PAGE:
Starfish Story: Attention to Attendance

Corps member working with a student

The difference that City Year Seattle corps members make in the lives of students doesn’t occur at once. Changes in students’ attitudes happen with diligent effort as corps members continually show genuine support for their students. Each corps member demonstrates that education is a priority to everyone, and every effort, no matter how small is creating change.

Poor attendance is one of the three key indicators that a child is at risk of dropping out of school. In our City Year Diplomas Now schools, corps members use cell phones generously provided by T-Mobile, City Year’s  National Leadership Sponsor, to call students who aren’t in class. In this Starfish Story, corps member Sona Thinakaran tackles attendance issues with one of her middle school students.

On Monday, one of my students who has been struggling in school did not show up to first period. I called her house and asked to speak with a parent or guardian, but they were not available. Instead, her grandmother asked me if I wanted to speak with the student.

“Hi Jayne*, it’s Miss Sona.”

“Hi…” she said. I could sense the reluctance in her voice.

“Your grandma said you’re at home. Is everything okay? Why aren’t you at school?”

“I have back aches,” she said.

“Oh, okay. Are you doing all right or are you in a lot of pain?” I was a little concerned.

“I’m okay…”

“Do you think you’ll come to school later, then?”

“Maybe…”

“Well, let me know if there’s anything I can do to help you, okay? And I really want to see you at school! I hope I will see you later today.”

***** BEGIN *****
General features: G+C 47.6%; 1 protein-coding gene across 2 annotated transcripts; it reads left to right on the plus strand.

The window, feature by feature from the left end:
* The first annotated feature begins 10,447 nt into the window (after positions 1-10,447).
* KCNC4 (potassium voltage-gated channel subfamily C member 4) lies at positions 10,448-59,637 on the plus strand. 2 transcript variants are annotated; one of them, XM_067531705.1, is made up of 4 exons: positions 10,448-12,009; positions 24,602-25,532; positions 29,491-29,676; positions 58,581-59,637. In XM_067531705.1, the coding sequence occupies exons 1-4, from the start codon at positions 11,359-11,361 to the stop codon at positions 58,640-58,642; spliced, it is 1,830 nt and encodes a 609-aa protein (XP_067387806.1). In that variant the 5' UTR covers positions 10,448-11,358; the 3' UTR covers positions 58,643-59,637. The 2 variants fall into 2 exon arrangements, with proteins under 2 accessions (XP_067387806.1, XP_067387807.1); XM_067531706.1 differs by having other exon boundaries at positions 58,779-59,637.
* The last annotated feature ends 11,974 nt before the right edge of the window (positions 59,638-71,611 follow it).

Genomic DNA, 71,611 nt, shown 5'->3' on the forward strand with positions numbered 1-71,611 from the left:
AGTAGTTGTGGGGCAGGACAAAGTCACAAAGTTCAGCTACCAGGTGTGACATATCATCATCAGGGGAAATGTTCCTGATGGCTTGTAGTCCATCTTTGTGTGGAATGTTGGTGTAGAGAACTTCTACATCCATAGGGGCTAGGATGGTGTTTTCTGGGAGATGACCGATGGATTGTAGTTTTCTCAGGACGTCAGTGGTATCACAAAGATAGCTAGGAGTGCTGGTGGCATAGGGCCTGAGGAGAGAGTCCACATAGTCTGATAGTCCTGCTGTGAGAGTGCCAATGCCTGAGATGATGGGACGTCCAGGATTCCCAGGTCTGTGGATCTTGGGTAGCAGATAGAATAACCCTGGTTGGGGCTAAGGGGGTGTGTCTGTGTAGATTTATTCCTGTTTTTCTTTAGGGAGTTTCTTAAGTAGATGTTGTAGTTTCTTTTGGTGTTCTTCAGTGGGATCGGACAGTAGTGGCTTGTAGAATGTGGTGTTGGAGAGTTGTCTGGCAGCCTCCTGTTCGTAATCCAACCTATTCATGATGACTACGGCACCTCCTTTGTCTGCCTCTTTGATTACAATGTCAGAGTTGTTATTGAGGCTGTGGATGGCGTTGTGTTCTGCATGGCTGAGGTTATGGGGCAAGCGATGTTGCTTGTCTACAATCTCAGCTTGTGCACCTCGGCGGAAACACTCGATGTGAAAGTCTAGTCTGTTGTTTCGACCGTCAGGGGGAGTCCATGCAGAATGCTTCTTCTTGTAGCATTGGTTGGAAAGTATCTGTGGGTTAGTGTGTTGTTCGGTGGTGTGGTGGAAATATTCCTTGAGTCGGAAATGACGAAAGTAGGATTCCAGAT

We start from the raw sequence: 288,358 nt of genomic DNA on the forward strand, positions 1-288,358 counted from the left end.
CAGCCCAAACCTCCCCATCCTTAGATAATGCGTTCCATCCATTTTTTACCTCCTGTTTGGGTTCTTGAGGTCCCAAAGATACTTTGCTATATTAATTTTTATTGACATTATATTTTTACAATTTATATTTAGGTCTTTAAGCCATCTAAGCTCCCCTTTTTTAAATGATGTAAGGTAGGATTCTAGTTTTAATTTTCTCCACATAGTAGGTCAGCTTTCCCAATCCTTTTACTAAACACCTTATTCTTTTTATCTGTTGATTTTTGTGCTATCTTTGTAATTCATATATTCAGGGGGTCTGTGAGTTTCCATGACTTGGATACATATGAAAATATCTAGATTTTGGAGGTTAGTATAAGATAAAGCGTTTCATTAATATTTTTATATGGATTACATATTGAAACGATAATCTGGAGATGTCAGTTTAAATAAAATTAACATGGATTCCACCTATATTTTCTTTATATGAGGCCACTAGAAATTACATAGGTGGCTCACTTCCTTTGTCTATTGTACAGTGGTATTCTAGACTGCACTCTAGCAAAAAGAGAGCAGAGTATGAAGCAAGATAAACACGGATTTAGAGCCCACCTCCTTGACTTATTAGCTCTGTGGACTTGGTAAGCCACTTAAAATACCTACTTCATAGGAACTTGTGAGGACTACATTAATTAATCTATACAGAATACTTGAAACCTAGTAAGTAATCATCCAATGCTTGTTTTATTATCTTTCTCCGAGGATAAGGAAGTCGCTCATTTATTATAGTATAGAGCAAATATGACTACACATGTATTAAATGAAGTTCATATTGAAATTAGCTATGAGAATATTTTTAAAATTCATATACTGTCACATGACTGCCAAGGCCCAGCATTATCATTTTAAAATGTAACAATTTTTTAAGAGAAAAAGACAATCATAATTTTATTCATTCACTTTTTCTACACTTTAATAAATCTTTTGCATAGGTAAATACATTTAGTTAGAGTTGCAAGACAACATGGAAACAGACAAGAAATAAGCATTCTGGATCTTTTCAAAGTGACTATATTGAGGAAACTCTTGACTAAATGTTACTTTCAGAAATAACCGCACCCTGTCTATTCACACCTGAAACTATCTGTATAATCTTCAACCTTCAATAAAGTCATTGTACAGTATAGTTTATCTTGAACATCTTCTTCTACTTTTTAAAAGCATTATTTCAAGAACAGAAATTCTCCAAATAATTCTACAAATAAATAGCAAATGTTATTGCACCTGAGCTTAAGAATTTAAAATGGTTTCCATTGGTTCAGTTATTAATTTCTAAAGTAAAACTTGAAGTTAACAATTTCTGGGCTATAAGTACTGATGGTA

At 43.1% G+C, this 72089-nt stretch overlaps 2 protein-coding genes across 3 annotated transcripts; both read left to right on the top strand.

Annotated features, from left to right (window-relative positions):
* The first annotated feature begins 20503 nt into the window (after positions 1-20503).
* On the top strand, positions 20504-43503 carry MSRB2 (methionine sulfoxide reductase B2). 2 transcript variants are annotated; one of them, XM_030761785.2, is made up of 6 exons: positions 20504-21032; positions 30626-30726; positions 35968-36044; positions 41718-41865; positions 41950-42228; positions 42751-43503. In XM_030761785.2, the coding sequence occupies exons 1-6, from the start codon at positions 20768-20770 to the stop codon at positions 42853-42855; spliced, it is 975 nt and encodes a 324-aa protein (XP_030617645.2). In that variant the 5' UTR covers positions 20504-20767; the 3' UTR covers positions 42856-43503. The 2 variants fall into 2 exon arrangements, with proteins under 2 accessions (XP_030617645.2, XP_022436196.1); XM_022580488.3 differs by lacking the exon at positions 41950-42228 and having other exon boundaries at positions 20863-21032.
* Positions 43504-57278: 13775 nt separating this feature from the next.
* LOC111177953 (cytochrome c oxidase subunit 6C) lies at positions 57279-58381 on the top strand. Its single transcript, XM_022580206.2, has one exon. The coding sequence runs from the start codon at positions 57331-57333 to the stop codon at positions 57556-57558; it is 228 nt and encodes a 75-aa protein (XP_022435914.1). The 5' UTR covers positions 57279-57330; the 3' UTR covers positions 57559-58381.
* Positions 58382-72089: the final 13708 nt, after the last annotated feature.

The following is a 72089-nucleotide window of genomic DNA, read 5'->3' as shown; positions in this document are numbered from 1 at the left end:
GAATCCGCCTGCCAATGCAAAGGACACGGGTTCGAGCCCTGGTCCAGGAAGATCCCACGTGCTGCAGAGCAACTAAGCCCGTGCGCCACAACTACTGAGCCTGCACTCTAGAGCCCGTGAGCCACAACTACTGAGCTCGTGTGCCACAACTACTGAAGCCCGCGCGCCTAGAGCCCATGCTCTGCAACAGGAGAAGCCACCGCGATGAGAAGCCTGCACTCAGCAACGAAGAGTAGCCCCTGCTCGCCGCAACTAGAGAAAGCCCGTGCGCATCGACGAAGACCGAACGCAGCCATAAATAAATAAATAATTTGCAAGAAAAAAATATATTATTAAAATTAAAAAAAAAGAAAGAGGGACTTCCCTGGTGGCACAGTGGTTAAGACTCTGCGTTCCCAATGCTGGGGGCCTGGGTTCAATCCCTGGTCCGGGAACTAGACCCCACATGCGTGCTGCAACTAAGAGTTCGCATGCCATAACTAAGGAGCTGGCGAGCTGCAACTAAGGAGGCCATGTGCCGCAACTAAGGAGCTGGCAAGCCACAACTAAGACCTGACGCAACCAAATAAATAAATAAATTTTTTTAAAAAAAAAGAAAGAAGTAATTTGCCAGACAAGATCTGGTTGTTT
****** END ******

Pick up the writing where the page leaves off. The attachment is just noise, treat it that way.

“Okay, Miss Sona,” she said.

Within the first/second period block of school, Jayne showed up to language arts. She later told me, “I was NOT going to come to school today, Miss Sona. But then you called my house.” The next day, Jayne did not show up to first period again. I called to have a very similar conversation with her. She told me that she would try to come in late. And again, she showed up within that first/second period block. The third day, however, was different: Jayne came to school and was on time to her first period class.

Since January, Jayne’s attendance has definitely improved. She knows I notice when she’s gone, and she’s aware that she’ll get a phone call from me if she’s not in school on time and prepared for the day. Now there have even been times when she comes into her language arts class earlier than most of her classmates and sets all of the other students’ notebooks on their tables, preparing her peers for an easier start to the day.

Currently, she does not have any unexcused absences, unexcused tardies, or unexcused early dismissals, meaning that she is in school ready to learn. Her improved attendance, one-on-one tutoring, and willing attitude to learn are all resulting in improved grades. Since taking the fall standardized test, she has increased from a 214 to a 217 in reading. It may not sound like much, but that’s almost an entire academic year’s worth of progress in approximately four months and it’s all progress that would be impossible if she weren’t in class each day.

*Names have been changed

Text by Sona Thinakaran, City Year Seattle/King County corps member

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One thought on “Starfish Story: Attention to Attendance

  1. Pingback: Ripples of Hope: Celebrating City Year’s Impact « City Year Seattle Blog

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